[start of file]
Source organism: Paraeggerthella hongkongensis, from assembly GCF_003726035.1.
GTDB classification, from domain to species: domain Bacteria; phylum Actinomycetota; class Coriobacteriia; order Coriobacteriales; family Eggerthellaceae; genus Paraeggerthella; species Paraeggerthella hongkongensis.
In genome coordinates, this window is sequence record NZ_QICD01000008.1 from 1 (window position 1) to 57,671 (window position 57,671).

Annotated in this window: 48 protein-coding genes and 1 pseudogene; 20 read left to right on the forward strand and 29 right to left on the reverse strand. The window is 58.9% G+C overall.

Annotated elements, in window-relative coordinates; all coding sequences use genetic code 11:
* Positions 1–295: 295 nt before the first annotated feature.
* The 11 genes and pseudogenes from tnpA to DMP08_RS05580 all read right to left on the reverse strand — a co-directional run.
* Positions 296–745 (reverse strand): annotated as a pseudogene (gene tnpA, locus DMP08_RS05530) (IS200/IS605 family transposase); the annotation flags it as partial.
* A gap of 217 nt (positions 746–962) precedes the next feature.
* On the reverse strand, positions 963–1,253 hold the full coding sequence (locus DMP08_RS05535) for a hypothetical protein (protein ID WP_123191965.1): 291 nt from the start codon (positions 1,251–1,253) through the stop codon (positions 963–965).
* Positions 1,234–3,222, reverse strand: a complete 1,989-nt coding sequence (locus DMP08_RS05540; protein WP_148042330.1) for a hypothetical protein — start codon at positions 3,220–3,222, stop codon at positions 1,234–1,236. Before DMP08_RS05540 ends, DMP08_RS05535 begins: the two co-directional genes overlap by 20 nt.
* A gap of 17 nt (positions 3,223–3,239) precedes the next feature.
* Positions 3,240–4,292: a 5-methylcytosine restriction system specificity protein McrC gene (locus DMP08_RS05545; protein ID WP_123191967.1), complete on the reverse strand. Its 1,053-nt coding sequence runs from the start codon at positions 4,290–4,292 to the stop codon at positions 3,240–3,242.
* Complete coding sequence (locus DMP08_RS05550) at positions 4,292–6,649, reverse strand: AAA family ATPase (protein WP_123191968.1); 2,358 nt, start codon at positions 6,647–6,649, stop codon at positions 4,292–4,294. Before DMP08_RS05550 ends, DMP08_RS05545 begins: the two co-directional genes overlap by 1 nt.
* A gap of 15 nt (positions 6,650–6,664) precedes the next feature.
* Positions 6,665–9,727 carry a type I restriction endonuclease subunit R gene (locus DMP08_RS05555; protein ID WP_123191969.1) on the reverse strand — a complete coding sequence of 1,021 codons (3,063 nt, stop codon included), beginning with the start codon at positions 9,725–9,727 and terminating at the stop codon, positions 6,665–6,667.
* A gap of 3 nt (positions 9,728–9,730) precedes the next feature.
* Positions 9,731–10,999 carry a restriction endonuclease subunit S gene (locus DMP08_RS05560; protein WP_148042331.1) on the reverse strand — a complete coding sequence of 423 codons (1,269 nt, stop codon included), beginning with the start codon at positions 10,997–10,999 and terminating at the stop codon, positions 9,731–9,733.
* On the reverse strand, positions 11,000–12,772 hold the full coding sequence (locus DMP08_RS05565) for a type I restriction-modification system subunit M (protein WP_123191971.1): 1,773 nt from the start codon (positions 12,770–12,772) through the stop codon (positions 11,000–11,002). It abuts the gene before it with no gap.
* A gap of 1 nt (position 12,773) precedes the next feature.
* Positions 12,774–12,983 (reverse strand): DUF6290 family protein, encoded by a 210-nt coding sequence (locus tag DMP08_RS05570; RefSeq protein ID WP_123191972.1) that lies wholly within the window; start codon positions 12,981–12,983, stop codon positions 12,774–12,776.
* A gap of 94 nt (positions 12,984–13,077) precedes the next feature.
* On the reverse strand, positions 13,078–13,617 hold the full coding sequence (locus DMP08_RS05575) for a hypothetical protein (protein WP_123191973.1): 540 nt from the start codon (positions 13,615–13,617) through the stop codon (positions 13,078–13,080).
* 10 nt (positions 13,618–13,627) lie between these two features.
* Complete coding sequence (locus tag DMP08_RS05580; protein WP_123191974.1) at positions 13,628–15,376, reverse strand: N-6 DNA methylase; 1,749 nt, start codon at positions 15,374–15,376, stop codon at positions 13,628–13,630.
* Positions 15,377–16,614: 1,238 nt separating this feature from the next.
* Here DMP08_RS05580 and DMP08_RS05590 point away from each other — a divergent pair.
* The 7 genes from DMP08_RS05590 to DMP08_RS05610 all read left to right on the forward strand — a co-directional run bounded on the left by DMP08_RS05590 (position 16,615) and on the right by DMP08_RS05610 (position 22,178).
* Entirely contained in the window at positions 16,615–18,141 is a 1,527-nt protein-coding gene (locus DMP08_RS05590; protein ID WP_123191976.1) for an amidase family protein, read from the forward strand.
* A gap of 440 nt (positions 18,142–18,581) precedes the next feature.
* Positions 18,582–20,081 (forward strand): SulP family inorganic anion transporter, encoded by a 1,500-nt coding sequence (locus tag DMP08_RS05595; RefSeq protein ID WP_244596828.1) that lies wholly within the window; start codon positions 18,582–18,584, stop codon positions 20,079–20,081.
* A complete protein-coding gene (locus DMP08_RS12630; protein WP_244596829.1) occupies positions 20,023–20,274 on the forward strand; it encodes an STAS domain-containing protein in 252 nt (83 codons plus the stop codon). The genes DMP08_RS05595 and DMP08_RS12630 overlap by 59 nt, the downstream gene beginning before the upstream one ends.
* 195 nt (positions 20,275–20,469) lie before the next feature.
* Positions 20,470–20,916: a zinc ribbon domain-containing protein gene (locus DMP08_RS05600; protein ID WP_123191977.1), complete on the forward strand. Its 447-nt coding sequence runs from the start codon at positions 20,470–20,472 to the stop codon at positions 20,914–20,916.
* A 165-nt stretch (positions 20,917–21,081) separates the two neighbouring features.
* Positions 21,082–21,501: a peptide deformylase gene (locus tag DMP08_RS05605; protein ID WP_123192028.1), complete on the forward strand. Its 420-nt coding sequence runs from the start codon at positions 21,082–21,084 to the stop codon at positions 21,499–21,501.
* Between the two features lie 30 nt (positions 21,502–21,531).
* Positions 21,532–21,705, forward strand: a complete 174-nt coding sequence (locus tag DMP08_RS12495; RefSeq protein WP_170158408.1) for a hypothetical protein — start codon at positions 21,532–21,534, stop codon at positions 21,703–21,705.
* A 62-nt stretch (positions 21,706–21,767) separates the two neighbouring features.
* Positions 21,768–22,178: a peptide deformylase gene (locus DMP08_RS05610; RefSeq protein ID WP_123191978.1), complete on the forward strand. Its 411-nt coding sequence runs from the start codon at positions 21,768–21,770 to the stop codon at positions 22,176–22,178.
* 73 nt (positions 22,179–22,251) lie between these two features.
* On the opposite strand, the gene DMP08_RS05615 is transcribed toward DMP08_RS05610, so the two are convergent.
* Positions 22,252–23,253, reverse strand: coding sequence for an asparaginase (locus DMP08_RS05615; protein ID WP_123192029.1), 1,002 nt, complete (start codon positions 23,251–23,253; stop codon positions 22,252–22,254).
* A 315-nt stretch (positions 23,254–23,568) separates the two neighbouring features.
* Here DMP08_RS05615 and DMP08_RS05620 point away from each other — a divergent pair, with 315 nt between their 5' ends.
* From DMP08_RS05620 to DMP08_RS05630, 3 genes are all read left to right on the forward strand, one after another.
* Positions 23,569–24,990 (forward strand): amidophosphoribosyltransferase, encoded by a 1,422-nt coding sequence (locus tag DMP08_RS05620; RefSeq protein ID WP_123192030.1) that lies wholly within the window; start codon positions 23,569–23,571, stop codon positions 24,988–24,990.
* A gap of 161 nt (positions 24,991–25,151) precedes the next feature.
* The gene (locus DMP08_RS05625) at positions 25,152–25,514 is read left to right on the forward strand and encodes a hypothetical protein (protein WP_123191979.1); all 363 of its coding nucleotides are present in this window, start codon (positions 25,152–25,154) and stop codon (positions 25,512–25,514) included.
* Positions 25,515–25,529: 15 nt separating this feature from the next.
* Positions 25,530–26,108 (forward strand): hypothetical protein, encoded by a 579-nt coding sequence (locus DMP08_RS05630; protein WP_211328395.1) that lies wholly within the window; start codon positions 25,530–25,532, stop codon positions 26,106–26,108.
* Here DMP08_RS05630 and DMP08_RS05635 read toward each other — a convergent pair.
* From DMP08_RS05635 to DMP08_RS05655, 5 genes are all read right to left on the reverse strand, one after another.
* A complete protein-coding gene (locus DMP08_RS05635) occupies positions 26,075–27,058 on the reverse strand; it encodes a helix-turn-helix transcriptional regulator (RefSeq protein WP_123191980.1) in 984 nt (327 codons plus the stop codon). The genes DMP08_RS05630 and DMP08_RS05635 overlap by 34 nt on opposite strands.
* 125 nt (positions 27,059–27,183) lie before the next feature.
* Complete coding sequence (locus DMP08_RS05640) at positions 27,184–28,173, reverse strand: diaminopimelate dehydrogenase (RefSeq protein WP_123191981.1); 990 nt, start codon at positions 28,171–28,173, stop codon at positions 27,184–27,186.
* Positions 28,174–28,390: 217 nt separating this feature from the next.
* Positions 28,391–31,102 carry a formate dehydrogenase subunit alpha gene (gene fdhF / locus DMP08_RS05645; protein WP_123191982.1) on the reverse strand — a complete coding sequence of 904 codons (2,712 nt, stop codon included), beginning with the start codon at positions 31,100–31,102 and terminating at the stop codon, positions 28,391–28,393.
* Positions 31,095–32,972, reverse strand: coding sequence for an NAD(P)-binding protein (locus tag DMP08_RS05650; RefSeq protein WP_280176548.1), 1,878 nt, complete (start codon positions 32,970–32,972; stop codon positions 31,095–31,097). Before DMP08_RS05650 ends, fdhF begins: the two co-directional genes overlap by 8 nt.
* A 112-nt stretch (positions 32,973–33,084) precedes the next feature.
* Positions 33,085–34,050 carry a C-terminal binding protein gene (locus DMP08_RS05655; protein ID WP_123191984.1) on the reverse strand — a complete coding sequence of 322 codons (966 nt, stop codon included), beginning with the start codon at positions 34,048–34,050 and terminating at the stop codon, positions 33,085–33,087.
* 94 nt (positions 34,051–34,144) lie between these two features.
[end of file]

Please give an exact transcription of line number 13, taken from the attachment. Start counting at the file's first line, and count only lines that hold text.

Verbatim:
* Positions 3,240–4,292: a 5-methylcytosine restriction system specificity protein McrC gene (locus DMP08_RS05545; protein ID WP_123191967.1), complete on the reverse strand. Its 1,053-nt coding sequence runs from the start codon at positions 4,290–4,292 to the stop codon at positions 3,240–3,242.